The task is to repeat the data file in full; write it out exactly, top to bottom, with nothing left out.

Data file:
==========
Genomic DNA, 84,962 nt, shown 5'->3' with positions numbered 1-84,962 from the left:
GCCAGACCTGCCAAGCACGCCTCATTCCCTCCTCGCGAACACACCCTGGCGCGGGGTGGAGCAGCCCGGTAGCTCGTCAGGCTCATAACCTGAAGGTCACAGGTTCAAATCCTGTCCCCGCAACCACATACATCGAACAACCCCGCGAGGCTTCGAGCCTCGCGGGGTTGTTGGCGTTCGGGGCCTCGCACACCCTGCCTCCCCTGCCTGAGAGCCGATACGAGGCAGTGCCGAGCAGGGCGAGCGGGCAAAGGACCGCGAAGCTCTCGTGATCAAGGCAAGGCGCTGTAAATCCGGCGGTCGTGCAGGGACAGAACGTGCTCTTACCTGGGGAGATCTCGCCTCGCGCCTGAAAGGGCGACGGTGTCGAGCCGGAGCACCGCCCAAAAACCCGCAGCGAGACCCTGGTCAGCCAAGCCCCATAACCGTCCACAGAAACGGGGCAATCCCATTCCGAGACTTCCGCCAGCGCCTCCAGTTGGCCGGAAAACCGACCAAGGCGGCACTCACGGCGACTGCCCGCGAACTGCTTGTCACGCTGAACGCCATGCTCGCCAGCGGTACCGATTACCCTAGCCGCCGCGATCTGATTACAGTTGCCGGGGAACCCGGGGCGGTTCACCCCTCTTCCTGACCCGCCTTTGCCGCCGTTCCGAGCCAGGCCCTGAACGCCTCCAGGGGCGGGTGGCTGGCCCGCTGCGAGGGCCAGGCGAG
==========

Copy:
Genomic DNA, 84,962 nt, shown 5'->3' with positions numbered 1-84,962 from the left:
GCCAGACCTGCCAAGCACGCCTCATTCCCTCCTCGCGAACACACCCTGGCGCGGGGTGGAGCAGCCCGGTAGCTCGTCAGGCTCATAACCTGAAGGTCACAGGTTCAAATCCTGTCCCCGCAACCACATACATCGAACAACCCCGCGAGGCTTCGAGCCTCGCGGGGTTGTTGGCGTTCGGGGCCTCGCACACCCTGCCTCCCCTGCCTGAGAGCCGATACGAGGCAGTGCCGAGCAGGGCGAGCGGGCAAAGGACCGCGAAGCTCTCGTGATCAAGGCAAGGCGCTGTAAATCCGGCGGTCGTGCAGGGACAGAACGTGCTCTTACCTGGGGAGATCTCGCCTCGCGCCTGAAAGGGCGACGGTGTCGAGCCGGAGCACCGCCCAAAAACCCGCAGCGAGACCCTGGTCAGCCAAGCCCCATAACCGTCCACAGAAACGGGGCAATCCCATTCCGAGACTTCCGCCAGCGCCTCCAGTTGGCCGGAAAACCGACCAAGGCGGCACTCACGGCGACTGCCCGCGAACTGCTTGTCACGCTGAACGCCATGCTCGCCAGCGGTACCGATTACCCTAGCCGCCGCGATCTGATTACAGTTGCCGGGGAACCCGGGGCGGTTCACCCCTCTTCCTGACCCGCCTTTGCCGCCGTTCCGAGCCAGGCCCTGAACGCCTCCAGGGGCGGGTGGCTGGCCCGCTGCGAGGGCCAGGCGAG